Yin-Yang and The Ten Thousand Things

The traditional yin-yang (feminine/dark-masculine/light) symbol below shows a bit of yin in yang and of yang in yin.


A phrase that appears often in Tao Te Ching is “the ten-thousand things,” as in this excerpt from that book:

Tao begot one
One begot two
Two begot three
And three begot the ten-thousand things.
The ten-thousand things carry yin and embrace yang
They achieve harmony by combining these forces
— Tao Te Ching, Chapter 42

This image below, Yin, Yang and the Ten-Thousand Things, came to me in meditation around 1988. It shows yin-yang opening up and bringing forth their rainbow children, all of creation, the “ten-thousand things.” 

available as an art-quality print

Expanding on that traditional symbol and rather than seeing yin and yang as opposites, we can realize a co-creative balance of masculine yang and feminine yin in our lives, so that their children, the rainbow of our creativity, the ten-thousand things, can be born.

Tao may be found not only in the undivided ground of being, nor solely in the polarity of yin and yang, dark and light, dynamic and receptive, but also everywhere in the full rainbow spectrum of the ten-thousand things: all the myriad ways the un-nameable whole is divided into discrete beings.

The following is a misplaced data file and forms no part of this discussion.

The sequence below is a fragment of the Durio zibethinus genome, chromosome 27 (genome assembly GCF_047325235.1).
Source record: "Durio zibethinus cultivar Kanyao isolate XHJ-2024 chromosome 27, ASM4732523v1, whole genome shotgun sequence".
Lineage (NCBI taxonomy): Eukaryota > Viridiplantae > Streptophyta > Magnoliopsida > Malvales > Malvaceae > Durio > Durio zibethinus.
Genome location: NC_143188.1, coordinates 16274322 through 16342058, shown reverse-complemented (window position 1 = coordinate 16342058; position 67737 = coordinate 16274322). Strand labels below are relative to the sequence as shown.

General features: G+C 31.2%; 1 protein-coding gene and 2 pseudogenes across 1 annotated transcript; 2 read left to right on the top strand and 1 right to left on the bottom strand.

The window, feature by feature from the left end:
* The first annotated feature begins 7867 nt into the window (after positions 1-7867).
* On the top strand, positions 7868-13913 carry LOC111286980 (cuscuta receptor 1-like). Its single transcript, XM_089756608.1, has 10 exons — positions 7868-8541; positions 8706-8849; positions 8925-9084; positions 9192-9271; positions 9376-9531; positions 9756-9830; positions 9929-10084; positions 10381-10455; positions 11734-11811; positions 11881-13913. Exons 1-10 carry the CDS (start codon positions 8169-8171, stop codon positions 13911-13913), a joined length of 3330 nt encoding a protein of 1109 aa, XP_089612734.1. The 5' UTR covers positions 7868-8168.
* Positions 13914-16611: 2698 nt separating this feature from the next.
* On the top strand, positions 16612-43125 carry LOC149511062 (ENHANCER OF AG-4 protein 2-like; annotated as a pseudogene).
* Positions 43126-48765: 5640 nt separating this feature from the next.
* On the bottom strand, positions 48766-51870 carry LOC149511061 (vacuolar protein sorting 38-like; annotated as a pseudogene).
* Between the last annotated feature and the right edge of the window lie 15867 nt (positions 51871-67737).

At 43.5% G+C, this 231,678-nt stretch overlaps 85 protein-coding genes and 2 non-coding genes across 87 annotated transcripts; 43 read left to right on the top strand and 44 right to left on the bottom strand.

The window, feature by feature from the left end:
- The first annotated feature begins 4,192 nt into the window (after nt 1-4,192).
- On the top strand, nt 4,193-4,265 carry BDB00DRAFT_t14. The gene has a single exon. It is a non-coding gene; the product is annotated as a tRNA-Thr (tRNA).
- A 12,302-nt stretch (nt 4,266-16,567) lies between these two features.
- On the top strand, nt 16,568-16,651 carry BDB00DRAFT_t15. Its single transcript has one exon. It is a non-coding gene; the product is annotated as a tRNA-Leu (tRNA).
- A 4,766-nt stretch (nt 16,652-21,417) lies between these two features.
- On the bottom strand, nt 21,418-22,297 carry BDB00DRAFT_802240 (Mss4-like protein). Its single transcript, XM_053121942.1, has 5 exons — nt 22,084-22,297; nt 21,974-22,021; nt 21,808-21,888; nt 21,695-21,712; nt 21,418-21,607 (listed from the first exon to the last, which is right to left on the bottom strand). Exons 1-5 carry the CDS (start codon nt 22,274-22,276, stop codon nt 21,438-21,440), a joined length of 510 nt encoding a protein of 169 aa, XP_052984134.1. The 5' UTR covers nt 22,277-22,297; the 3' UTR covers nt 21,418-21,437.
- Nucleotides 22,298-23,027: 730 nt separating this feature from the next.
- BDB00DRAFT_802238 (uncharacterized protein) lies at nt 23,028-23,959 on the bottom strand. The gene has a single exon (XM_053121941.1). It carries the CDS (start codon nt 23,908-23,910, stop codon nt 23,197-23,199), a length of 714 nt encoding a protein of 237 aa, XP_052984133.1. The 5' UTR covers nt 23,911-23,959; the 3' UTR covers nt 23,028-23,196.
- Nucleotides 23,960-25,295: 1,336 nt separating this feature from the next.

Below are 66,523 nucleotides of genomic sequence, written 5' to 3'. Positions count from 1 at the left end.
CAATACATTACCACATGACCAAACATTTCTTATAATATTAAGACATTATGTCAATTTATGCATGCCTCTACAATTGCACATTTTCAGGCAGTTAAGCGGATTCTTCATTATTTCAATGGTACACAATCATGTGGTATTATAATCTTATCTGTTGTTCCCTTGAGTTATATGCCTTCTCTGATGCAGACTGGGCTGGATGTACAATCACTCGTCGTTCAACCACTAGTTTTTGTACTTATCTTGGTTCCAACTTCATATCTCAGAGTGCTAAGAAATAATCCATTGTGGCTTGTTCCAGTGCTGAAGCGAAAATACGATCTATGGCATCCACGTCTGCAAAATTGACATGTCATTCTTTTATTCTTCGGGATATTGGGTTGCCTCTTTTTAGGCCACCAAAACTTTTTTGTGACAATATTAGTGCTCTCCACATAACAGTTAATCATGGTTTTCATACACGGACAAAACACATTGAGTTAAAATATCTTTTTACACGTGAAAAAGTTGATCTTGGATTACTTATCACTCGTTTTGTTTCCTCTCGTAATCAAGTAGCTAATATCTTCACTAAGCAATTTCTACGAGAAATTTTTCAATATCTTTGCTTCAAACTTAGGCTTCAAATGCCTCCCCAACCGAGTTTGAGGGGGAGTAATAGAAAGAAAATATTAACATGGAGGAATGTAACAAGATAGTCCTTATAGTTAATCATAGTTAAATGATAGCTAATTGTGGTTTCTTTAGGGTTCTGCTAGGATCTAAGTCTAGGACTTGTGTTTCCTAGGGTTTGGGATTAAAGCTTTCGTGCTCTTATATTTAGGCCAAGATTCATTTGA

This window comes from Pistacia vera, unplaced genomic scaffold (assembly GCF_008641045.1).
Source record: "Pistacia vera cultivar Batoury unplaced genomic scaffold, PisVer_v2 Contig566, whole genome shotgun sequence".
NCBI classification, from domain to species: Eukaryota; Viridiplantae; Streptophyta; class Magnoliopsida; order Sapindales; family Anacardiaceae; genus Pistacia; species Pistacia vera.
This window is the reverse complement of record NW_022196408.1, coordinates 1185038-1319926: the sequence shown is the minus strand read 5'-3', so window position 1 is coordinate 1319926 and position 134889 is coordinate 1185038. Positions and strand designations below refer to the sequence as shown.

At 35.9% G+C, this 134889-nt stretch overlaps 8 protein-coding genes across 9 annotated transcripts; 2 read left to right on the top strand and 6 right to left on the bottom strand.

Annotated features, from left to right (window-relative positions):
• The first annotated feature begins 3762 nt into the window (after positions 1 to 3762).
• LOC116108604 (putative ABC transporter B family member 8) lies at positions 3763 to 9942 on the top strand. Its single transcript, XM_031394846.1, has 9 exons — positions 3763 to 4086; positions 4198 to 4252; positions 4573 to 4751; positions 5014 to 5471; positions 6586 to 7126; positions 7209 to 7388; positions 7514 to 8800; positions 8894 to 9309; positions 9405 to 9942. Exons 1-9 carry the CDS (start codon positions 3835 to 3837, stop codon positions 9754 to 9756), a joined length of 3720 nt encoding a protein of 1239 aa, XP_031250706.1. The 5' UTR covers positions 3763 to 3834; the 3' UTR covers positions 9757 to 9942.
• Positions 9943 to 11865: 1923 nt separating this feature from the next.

—from page 16 in the book A Rainbow of Tao

On the facing page in that book I placed this photo that seemed like the traditional yin/yang symbol made manifest in the world of nature.

Who is Tao?

Here in the West, language structures our world into objects and actions. We have nouns and we have verbs. Among the nouns we make a distinction between the “whats” and the “whos,” between inanimate things and living beings.

Translations from Chinese usually treat Tao as a noun; however, Tao cannot be so neatly categorized. It is both noun and verb; it is neither noun nor verb. Nor is it easily classified either as a “who” or as a “what.”

A defining statement of our Western culture is found in the Gospel of John,
“In the beginning was the Word . . .” 

Yet Tao Te Ching begins with a starkly contrasting line that roughly translates as,
“The Tao that can be put into words is not the real Tao.”

Mindful of the paradox of using words and images to approach Tao, I invite you to enter this book with a spirit of adventure. Explore with me this Tao that has over the past few decades come from the Far East into our Western world.

This is from the first page of my 2018 book, A Rainbow of Tao